des Champs 1 - 2
254, rue Saint-Martin, 75003 Paris
Orgue de tribune
1572 - Jacques Pigache
1632 - Paul Maillard, Crespin Carlier
1666 - Pierre Thierry, François Ducastel
1688 - Antoine Vincent
1732 - L.A. Clicquot
1776 - F.H. Clicquot
1825 - Dallery
1854 - Ducroquet
1930 - Gonzalez
2008 - Denis Lacorre
The great organ is now mute, waiting for a complete
Photo GO: Jeroen de Haan
The organ was built by Francois-Henri Clicquot, using the
case of the Great-Organ of Carlier built in 1633 (using
parts from 1572) and extending it laterally to house the
pedal and the positif. Saint Nicolas is residing on the
centre turret of the GO surrounded by angels-musicians.
The organ survived the Revolution. In 1825, Pierre
François Dallery replaced both 2’ by a second Flûte 8,
added a Flûte 8 on the Récit and suppressed the Plein
Jeu. In 1854, Ducroquet built a new wind-chest to
accommodate six new stops for the pedal. In 1871,
Merklin renewed the keyboards and the wind supply. A
great restoration by Victor Gonzalez was completed in
1930. He added a Récit and pneumatic stop traction, but
carefully respected all the ancient stops. He also
reconstructed the Clicqout Plein Jeu, prestant and
doublette of the GO.
In 2008, provisional maintenance works were carried out
by Denis Lacorre which made the organ playable again.
Nowadays, the organ is in a bad condition and the Récit
of Gonzalez is not playable at all.
All wind-chests date from before the revolution (F.H.
Clicquot, récit: L.A. Clicquot). 40 out of the 58 stops are
old. Mechanical transmission with Barker at the GO.
This organ is probably the most authentic of all organs from
before the revolution in Paris. Its pipework is in a relatively
good condition, not cut and on its orginal place on the
windchest. It´s worth a thorough restauration!
Site of the organ
Jean Boyer at the organ of St Nicolas des Champs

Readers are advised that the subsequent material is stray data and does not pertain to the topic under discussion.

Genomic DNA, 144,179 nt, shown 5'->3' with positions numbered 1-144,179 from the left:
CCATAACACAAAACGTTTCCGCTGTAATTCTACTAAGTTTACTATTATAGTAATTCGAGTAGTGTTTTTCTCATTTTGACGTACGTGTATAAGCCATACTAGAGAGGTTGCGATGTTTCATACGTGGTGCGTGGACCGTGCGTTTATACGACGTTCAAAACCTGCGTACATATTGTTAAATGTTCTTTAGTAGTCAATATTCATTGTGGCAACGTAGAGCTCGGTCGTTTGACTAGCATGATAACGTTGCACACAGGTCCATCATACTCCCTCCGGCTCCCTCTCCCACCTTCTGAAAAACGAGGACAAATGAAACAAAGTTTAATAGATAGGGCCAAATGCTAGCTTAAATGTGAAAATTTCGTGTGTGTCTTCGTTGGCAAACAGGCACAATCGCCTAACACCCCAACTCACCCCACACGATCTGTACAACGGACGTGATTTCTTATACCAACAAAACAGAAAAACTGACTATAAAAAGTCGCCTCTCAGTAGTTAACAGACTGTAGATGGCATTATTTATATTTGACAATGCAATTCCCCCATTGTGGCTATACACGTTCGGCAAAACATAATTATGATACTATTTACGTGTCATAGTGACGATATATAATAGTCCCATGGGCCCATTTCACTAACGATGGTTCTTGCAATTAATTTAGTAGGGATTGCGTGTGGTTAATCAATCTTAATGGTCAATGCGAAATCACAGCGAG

Vincent Genvrin & François Ménissier
Famous organists in the past:
Nicolas Gigault, Louis Braille and Michel Chapuis.
Masses with organ
Saturday 6.30 p.m. Sunday 11 a.m.
François Ménissier (waiting for approval)
The Church of Saint Nicolas des Champs was part of
the former Abbey of Saint Martin des Champs. It was
built after 1420 and enlarged in 1541. The church in
its present form was built in 1615. The tower and
parts of the nave still dates from the 15th century,
the top portion of the tower dates from the 17th.
Restauration in the 19th century. It is the only church
in Paris which still has its retable: a work of the
master Simon Vouet created in 1629.
In the plan to maintain the cultural heritage of the City of
Paris, this organ is among the four prestigious and
emblematic instruments, classified as Historic Monuments,
requiring a fundamental restoration.
Designed specifically for the Church of Saint-Nicolas-des-
Champs, the great organ was masterfully rebuilt in 1773
by François-Henri Clicquot, parishioner of the church,
from an existing organ. This instrument of exceptional
dimensions (45 stops) is almost authentic given the
amount of original components preserved. It is the most
important of the classical era that has reached us in the
capital and the first "5 keyboards" in the history of the
Organ. The pre-restoration study of the organ, carried
out by Christian Lutz, a state consultant technician,
presented to the National Commission of Historic
Monuments on 11 June 2015, was approved. Based on
the program established in this study, the work will
consist of restore the Clicquot state of the organ while
retaining the contributions of 19th century organ factors,
François Dallery around 1815 and PierreAlexandre
Ducroquet in 1854, the later elements being deposited.
The restitution, or not, of an important part of the Grand
Plein Jeu, will be studied during the complete
dismantling of the instrument, in view of the detailed
analysis of all the pipes.
This work concerns the entire organ: the buffet with its
sculpted decoration and statuary, the wind tunnel, the
wind chests, the console, the transmissions and the
pipes. Ancillary work is also needed: upgrading the
organ's electrical installation, pre-restoration work on
the vault of the building during the dismantling phase of
the organ, possible restoration of the tribune.
Expected work time: 36 months Call to Patronage: 2,250,000
euros, exclusive the costs associated with the project, which
will be taken care of by the City of Paris.
Photo : Victor Weller